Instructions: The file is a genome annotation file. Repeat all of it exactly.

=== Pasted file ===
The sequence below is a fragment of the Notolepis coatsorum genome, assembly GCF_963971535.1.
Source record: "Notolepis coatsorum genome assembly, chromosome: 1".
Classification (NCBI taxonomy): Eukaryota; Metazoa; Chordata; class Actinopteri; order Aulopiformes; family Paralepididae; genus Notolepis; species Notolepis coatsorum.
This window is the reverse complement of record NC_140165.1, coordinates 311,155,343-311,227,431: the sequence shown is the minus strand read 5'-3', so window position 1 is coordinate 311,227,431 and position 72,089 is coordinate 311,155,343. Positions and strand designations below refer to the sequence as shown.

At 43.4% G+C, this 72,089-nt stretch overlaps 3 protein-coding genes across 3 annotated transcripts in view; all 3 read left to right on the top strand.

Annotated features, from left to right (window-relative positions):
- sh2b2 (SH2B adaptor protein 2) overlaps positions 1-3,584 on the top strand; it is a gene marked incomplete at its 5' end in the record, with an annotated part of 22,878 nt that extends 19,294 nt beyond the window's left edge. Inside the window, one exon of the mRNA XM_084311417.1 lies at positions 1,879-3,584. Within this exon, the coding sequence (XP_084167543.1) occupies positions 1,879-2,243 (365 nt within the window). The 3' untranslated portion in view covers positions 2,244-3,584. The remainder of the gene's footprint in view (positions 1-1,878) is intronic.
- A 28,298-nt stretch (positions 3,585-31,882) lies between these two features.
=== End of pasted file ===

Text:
The sequence below is a fragment of the Notolepis coatsorum genome, assembly GCF_963971535.1.
Source record: "Notolepis coatsorum genome assembly, chromosome: 1".
Classification (NCBI taxonomy): Eukaryota; Metazoa; Chordata; class Actinopteri; order Aulopiformes; family Paralepididae; genus Notolepis; species Notolepis coatsorum.
This window is the reverse complement of record NC_140165.1, coordinates 311,155,343-311,227,431: the sequence shown is the minus strand read 5'-3', so window position 1 is coordinate 311,227,431 and position 72,089 is coordinate 311,155,343. Positions and strand designations below refer to the sequence as shown.

At 43.4% G+C, this 72,089-nt stretch overlaps 3 protein-coding genes across 3 annotated transcripts in view; all 3 read left to right on the top strand.

Annotated features, from left to right (window-relative positions):
- sh2b2 (SH2B adaptor protein 2) overlaps positions 1-3,584 on the top strand; it is a gene marked incomplete at its 5' end in the record, with an annotated part of 22,878 nt that extends 19,294 nt beyond the window's left edge. Inside the window, one exon of the mRNA XM_084311417.1 lies at positions 1,879-3,584. Within this exon, the coding sequence (XP_084167543.1) occupies positions 1,879-2,243 (365 nt within the window). The 3' untranslated portion in view covers positions 2,244-3,584. The remainder of the gene's footprint in view (positions 1-1,878) is intronic.
- A 28,298-nt stretch (positions 3,585-31,882) lies between these two features.